Sparing a Thought: The Horseshoe Theory, The Herd & The Heft of Freethinking


n an interview a few years ago, the wonderfully Taz-like and fidgety philosopher Slavoj Žižek was asked about his thoughts on the future of democracy, he said “lets be brutally frank… I don’t think people really want to decide – people want the appearance of deciding, but effectively, they want to be told what is right and what to decide.”

It’s easy to be misanthropic. It follows conveniently in the slipstream of defensible pessimism, patting the backs of those searching for a sense of advantage over their fellow man – which, let’s not pretend, is very satisfying. But it can lend itself to paternalism, a misreading of Camus, and worse, crappy defeatist ‘oh what’s the point? Fuck it’ platitudes from people that don’t vote or frequently forget what day of the week the green recycle bin goes out.

“People want the appearance of deciding” – it’s a sweeping verdict of civilisation that makes Žižek look more haughty than usual.

Still, he’s right. 

It’s obvious isn’t it – that people prefer the comfort of group-thought to actual thinking? Most people want what everyone else has, they want to fit in. It’s just easier. Whether that’s born from mental laziness or a fear of epistemological paralysis, it’s a massive headache to not fit in. This is probably just as rooted to our safety-in-numbers biological survival mechanisms, as it is to the don’t-think-too-much cultural background noise of getting kicked out of The Garden of Eden because of an eagerness to be less oblivious.

Even if you were equipped with introspection after those prelapsarian times, to speculate the status quo or to search for affirmation was nothing but bother, suitably enough, moral progress was unhurried for hundreds and hundreds of years.

Nowadays, in the age of the Internet and protected human rights, we’re afforded the freedom to think and say what we want. But navigating and cultivating your actual free thoughts can still be difficult. Not because of recent scientific revelations about the nature of free will or anything like that, or because of the burgeoning sum of multivaried, transdisciplinary and sometimes conflicting information we have offered to us on any given topic, like the gender wage gap or Brexit, for example. It’s difficult because in modern secular society, ever since the Age of Reason, we’ve been encouraged to be individuals – the individual is solipsistically sovereign. And as social creatures this can still make the responsibility of having genuine authorship of our own thoughts overwhelming and the convenience of mental shortcuts tantalizing, even if it doesn’t seem that way.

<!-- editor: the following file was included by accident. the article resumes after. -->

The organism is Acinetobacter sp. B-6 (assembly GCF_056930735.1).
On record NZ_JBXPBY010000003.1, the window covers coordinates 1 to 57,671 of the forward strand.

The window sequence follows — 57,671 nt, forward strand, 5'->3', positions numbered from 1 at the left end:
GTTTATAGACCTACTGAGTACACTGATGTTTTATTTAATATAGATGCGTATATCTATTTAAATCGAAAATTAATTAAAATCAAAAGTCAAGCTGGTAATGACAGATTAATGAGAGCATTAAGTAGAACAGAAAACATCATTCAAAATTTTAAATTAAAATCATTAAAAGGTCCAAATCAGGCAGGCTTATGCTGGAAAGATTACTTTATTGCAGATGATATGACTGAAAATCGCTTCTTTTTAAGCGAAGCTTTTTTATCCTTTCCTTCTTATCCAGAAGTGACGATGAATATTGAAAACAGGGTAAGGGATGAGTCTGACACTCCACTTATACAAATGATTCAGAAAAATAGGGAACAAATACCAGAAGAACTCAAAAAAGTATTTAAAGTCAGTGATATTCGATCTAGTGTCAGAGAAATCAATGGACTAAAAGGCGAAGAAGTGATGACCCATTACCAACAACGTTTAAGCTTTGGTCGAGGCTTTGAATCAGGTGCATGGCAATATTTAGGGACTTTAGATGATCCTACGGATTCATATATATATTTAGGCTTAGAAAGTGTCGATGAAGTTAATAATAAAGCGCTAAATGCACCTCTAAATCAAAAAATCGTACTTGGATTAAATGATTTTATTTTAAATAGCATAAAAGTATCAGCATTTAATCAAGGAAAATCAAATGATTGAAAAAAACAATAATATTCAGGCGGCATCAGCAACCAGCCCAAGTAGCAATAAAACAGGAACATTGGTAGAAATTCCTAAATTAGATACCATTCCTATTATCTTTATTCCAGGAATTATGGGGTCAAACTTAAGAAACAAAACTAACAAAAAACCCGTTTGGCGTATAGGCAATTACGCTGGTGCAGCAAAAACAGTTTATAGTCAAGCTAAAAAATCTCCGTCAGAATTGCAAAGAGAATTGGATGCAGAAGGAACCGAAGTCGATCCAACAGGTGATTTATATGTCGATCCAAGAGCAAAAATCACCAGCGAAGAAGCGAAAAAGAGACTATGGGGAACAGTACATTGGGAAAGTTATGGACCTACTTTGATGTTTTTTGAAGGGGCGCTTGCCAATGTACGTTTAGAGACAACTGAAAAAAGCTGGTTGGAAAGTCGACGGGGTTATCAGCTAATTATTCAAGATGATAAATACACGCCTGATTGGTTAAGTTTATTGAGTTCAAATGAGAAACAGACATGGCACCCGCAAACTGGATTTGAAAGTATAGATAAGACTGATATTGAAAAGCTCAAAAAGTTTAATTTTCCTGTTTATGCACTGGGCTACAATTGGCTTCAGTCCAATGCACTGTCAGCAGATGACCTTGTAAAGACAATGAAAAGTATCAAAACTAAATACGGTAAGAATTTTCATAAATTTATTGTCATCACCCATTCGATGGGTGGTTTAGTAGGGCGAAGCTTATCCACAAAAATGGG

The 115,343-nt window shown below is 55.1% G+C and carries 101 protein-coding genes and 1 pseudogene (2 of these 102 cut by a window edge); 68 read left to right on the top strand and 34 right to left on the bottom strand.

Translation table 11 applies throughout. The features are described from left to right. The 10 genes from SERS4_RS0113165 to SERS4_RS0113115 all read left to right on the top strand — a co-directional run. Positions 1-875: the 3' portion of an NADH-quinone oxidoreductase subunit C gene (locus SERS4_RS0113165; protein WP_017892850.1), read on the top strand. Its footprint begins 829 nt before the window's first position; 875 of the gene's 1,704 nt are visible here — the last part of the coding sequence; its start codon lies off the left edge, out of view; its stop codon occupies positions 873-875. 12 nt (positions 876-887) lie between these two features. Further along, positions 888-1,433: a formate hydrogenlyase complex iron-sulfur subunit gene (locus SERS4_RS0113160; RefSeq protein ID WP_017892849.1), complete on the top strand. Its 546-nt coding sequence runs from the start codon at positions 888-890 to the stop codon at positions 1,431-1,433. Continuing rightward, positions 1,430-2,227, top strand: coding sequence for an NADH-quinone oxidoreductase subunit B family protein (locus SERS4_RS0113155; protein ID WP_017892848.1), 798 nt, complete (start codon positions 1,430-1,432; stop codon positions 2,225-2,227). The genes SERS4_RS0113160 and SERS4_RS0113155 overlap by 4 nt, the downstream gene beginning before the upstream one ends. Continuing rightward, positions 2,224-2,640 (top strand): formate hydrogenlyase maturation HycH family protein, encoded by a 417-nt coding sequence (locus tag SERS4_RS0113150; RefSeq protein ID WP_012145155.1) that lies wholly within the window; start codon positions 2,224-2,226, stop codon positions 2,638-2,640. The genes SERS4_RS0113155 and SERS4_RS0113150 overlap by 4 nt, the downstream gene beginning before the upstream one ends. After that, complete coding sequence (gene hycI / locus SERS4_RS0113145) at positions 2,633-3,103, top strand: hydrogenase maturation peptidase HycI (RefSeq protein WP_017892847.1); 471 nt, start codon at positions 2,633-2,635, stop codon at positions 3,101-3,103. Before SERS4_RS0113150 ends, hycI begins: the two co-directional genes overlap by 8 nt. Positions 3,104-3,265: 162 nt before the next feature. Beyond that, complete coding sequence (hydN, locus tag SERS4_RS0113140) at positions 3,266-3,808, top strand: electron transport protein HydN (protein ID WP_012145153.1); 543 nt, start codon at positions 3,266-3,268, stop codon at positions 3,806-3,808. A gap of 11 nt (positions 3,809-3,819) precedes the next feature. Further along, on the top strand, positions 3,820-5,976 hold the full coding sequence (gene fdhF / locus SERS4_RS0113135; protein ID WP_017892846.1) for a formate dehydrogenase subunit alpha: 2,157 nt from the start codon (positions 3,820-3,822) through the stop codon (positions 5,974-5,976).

The era of individualism has rightly engendered a diversity of ideas, but are most of us that much more immune to group-thought than our ancestors were? ‘Truth’ always finds a way of aligning with the individual’s identity; confirmation bias can athletically manoeuvre itself to minimise any overthinking that might grieve the ego. Nature seems to have ordained it this way and finding purchase on it is no easy feat, especially when voluntarily jammed into the echo chamber of a social media bubble, impatiently forming an opinion from the tit-bits of a recommended news feed.

The last few years have been characterised by political polarisation, identity politics and half decent cultural appropriation memes. It’s now become a popular trend to mock the left, mostly on account of the snowflake/safe space phenomenon spilling out from university campuses and the ironically bolshie outrage culture that’s risen from it. There’s been a clear breakdown of discourse as uncompromising radicals, prodigal with the currency of the word Nazi, refuse to engage with challengers.

‘Truth’ always finds a way of aligning with the individual’s identity; confirmation bias can athletically manoeuvre itself to minimise any overthinking that might grieve the ego. Nature seems to have ordained it this way.

It’s threatening open society and it’s sadly coming from academia, the erstwhile hotbed of freethinking and rationalism.

Unsurprisingly, something that keeps popping up in debates about the war of ideas and the rise of tribal silliness from both the left and the right is the Horseshoe theory.